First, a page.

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18 March 2010 Edition

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Mexico's war on drugs

Mexican president Felipe Calderon

Mexican president Felipe Calderon


BY DARA MAC NEILL

Slowly but surely, the modern state of Mexico is collapsing, imploding under the weight of its own corruption and contradictions, awash with drug money and feuding drug empires. It has followed the bloody path taken by Colombia and become a 21st century ‘narco-state’.   
The Mexican border town of Ciudad Juarez sits across the Rio Grande from El Paso, in Texas. It is a major north-south transit point, with upwards of 60,000 people crossing the border daily.    
It is this fact that has made Juarez a focal point of the multi-billion cross border drug trade and the murder capital of the modern world. Mexico ‘earns’ in excess of €60 billion per annum from this very modern trade.   
Last year, Juarez bore witness to 2,657 murders. In early February, 16 teenagers attending a party were massacred by gunmen. It now seems they got the address wrong. Just three months into 2010, Juarez looks certain to overtake last year’s bloody toll.
Since December 2006, when Felipe Calderon assumed the Mexican presidency amid mass civil unrest and protests about the legitimacy of his electoral ‘victory’, the Mexican Drug War has claimed more than 19,000 lives. Calderon represents the conservative National Action Party (PAN).    
All evidence suggests that he was fraudulently elected and that the real victor was left leaning Andrés Manuel López Obrador. The Federal Electoral Tribunal accepted there had been voting irregularities, but after two Tribunal members reversed their positions, Calderon was declared the victor by 0.56 percent of the votes cast. Even today, many Mexicans do not see the Calderon Presidency as legitimate, including the current elected Mayor of Mexico City.    
And like many a leader of dubious legitimacy in the past, Calderon’s first action was to declare war. On drugs. And so the Mexican state entered into armed and open combat with the powerful cartels, when it is clear that the very officers of that state – legal, judicial, military, political – sell protection to different cartels at different times.   
As in Colombia, the political and drug dealing classes are deeply enmeshed with each other. In terms of Mexico’s future viability, there is also another worrying parallel with Colombia – the growing involvement of the United States military and judicial authorities. Experts now believe there may be hundreds of US military and police personnel ‘on the ground’ in Mexico.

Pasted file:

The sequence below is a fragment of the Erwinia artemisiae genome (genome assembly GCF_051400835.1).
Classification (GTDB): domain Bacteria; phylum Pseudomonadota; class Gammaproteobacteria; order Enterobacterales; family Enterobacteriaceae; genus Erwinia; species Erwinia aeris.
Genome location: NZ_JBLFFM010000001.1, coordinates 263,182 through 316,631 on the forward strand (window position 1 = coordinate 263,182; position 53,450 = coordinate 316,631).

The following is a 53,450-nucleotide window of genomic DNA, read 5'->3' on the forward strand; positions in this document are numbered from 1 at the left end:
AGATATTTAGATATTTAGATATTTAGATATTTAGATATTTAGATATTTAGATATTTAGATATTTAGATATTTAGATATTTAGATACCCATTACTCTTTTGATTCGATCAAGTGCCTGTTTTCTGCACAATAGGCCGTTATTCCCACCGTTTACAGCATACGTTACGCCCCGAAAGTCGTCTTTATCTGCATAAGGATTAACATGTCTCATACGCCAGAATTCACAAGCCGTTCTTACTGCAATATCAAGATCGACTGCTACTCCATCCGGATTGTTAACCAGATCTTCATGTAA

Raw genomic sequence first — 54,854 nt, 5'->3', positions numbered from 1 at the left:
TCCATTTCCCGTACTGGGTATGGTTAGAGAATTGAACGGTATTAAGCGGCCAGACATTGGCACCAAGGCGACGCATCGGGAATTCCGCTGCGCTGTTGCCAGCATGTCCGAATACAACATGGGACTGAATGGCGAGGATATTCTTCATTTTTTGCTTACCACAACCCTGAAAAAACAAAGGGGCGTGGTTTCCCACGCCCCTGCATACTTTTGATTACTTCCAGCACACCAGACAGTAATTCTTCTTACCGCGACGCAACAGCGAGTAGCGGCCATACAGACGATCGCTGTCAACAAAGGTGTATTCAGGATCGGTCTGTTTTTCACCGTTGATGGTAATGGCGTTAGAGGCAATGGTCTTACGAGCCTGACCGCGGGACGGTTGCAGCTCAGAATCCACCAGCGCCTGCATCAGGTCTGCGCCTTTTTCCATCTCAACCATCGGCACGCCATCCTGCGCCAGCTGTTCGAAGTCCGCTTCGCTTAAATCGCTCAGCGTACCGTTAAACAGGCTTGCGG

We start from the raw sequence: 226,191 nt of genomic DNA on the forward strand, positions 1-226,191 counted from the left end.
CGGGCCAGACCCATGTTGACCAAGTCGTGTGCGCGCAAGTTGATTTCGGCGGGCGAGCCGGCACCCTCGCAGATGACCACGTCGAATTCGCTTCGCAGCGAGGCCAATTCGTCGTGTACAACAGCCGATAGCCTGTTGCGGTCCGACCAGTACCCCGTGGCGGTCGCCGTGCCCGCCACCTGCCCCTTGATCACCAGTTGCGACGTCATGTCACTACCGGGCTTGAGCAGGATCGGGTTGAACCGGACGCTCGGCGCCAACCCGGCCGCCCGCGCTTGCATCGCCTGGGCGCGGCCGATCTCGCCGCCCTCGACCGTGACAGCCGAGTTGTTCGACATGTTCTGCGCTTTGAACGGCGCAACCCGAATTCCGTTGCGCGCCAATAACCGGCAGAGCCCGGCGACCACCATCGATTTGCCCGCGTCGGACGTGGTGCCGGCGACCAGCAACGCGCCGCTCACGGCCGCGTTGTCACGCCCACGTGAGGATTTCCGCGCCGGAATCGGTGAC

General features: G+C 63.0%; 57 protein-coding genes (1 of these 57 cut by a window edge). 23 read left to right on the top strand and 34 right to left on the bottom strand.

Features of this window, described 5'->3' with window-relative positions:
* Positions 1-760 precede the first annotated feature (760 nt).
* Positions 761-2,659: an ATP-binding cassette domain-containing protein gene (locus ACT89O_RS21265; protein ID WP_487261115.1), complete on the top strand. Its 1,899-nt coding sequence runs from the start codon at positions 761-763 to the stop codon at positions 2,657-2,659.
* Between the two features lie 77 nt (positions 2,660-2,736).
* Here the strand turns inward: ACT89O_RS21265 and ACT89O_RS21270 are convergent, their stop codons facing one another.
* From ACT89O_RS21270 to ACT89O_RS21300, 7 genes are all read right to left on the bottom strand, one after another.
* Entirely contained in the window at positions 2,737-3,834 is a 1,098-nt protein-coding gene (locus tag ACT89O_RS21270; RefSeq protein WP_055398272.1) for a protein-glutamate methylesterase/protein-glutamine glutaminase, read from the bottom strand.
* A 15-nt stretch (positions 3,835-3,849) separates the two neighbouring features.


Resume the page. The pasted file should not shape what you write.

This is highly sensitive in a country that has repeatedly been invaded by its neighbour to the North and has seen half its territory annexed  – California, Arizona, Texas: “Poor Mexico,” the old saying goes, “so far from God, so close to the United States.”    
Last weekend two US Consulate staff and another with work connections to the office were shot dead in Jaurez.    
And as in Colombia, there are strong suspicions in Mexico that the slaughter on its streets results less from domestic priorities than from the concerns of Washington.   
Their southern neighbour has Plan Colombia – the multi-billion dollar military aid programme that props up the Colombian narco state under the guise of a counter-insurgency plan. It is driven as much by the strategic considerations of the Pentagon as by the needs of the Uribe regime.   
And Mexico has the Merida Initiative signed in the city of that name by George W. Bush and (not the) President Calderon. The aid Mexico receives has strings attached, strings that bind the country’s rulers closer to Washington. The Merida Initiative is already referred to derisively as Plan Mexico.   
Both Colombia and Mexico are virtually Washington’s last remaining allies in Latin America, a continent that no longer takes direction from the White House and is forging an increasingly independent role, with regional powers like Brazil assuming an ever larger role on the world stage.   
Plan Colombia and ‘Plan Mexico’ guarantee the Pentagon a continued military and strategic presence in the region.  The power of Mexico’s cartels has grown exponentially since 1994, when the country’s embrace of the neoliberal project culminated in the North American Free Trade Agreement (NAFTA).   
There was an initial influx of jobs as major US corporations decamped south to take advantage of the lower wages and less stressful conditions for capital. Now most of those jobs have gone further south or to China, chasing even lower wages.   
And Mexico’s agriculture has been decimated by a flood of cheap imported food and subsidised grain from the US and Canada. Now at least half a million Mexicans earn their living in the drugs economy, while millions more depend on it for a living.   
Which gives rise to the question: Can Mexico afford to close down the drug economy?
The U.S. State Department has estimated that Mexico’s drug exports account for 22 percent of the country’s total exports to the U.S. Were that to shut down, it could collapse the entire Mexican economy. What country will voluntarily do that?

An Phoblacht Magazine

AN PHOBLACHT MAGAZINE:

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